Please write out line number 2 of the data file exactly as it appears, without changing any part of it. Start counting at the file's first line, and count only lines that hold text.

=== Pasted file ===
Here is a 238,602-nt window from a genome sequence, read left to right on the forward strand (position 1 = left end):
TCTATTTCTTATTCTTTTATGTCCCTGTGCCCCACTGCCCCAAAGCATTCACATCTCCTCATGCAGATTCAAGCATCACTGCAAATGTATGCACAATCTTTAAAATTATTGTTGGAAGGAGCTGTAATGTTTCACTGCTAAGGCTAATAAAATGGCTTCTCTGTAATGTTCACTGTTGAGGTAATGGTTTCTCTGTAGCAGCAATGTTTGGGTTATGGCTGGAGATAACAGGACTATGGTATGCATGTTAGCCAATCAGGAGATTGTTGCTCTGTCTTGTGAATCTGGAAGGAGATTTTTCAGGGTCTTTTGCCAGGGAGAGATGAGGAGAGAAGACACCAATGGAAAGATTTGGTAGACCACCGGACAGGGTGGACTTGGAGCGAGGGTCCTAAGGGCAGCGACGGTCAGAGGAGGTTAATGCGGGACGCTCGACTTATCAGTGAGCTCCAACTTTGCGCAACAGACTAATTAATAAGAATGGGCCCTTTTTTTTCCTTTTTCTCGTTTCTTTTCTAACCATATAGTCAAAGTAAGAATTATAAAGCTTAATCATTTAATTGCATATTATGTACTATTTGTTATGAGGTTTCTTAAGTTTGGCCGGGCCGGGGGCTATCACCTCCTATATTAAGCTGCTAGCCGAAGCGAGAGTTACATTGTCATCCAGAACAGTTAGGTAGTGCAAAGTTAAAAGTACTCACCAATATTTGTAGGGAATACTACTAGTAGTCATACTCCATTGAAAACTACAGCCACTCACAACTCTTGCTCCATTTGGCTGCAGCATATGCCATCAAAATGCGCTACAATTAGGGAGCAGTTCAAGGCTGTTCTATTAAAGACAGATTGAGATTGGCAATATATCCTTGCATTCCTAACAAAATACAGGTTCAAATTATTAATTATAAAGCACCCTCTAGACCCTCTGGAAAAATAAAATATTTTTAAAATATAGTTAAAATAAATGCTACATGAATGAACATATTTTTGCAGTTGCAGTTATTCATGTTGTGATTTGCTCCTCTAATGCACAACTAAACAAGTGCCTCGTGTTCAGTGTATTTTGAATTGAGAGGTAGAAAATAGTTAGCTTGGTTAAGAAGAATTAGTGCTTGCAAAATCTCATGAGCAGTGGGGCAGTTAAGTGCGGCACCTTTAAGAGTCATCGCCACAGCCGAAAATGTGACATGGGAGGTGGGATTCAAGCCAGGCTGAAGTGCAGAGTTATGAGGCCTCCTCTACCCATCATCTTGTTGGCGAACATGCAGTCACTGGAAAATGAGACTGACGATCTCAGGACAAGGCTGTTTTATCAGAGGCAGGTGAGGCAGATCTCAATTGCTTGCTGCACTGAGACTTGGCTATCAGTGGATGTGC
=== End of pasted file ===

TCTATTTCTTATTCTTTTATGTCCCTGTGCCCCACTGCCCCAAAGCATTCACATCTCCTCATGCAGATTCAAGCATCACTGCAAATGTATGCACAATCTTTAAAATTATTGTTGGAAGGAGCTGTAATGTTTCACTGCTAAGGCTAATAAAATGGCTTCTCTGTAATGTTCACTGTTGAGGTAATGGTTTCTCTGTAGCAGCAATGTTTGGGTTATGGCTGGAGATAACAGGACTATGGTATGCATGTTAGCCAATCAGGAGATTGTTGCTCTGTCTTGTGAATCTGGAAGGAGATTTTTCAGGGTCTTTTGCCAGGGAGAGATGAGGAGAGAAGACACCAATGGAAAGATTTGGTAGACCACCGGACAGGGTGGACTTGGAGCGAGGGTCCTAAGGGCAGCGACGGTCAGAGGAGGTTAATGCGGGACGCTCGACTTATCAGTGAGCTCCAACTTTGCGCAACAGACTAATTAATAAGAATGGGCCCTTTTTTTTCCTTTTTCTCGTTTCTTTTCTAACCATATAGTCAAAGTAAGAATTATAAAGCTTAATCATTTAATTGCATATTATGTACTATTTGTTATGAGGTTTCTTAAGTTTGGCCGGGCCGGGGGCTATCACCTCCTATATTAAGCTGCTAGCCGAAGCGAGAGTTACATTGTCATCCAGAACAGTTAGGTAGTGCAAAGTTAAAAGTACTCACCAATATTTGTAGGGAATACTACTAGTAGTCATACTCCATTGAAAACTACAGCCACTCACAACTCTTGCTCCATTTGGCTGCAGCATATGCCATCAAAATGCGCTACAATTAGGGAGCAGTTCAAGGCTGTTCTATTAAAGACAGATTGAGATTGGCAATATATCCTTGCATTCCTAACAAAATACAGGTTCAAATTATTAATTATAAAGCACCCTCTAGACCCTCTGGAAAAATAAAATATTTTTAAAATATAGTTAAAATAAATGCTACATGAATGAACATATTTTTGCAGTTGCAGTTATTCATGTTGTGATTTGCTCCTCTAATGCACAACTAAACAAGTGCCTCGTGTTCAGTGTATTTTGAATTGAGAGGTAGAAAATAGTTAGCTTGGTTAAGAAGAATTAGTGCTTGCAAAATCTCATGAGCAGTGGGGCAGTTAAGTGCGGCACCTTTAAGAGTCATCGCCACAGCCGAAAATGTGACATGGGAGGTGGGATTCAAGCCAGGCTGAAGTGCAGAGTTATGAGGCCTCCTCTACCCATCATCTTGTTGGCGAACATGCAGTCACTGGAAAATGAGACTGACGATCTCAGGACAAGGCTGTTTTATCAGAGGCAGGTGAGGCAGATCTCAATTGCTTGCTGCACTGAGACTTGGCTATCAGTGGATGTGC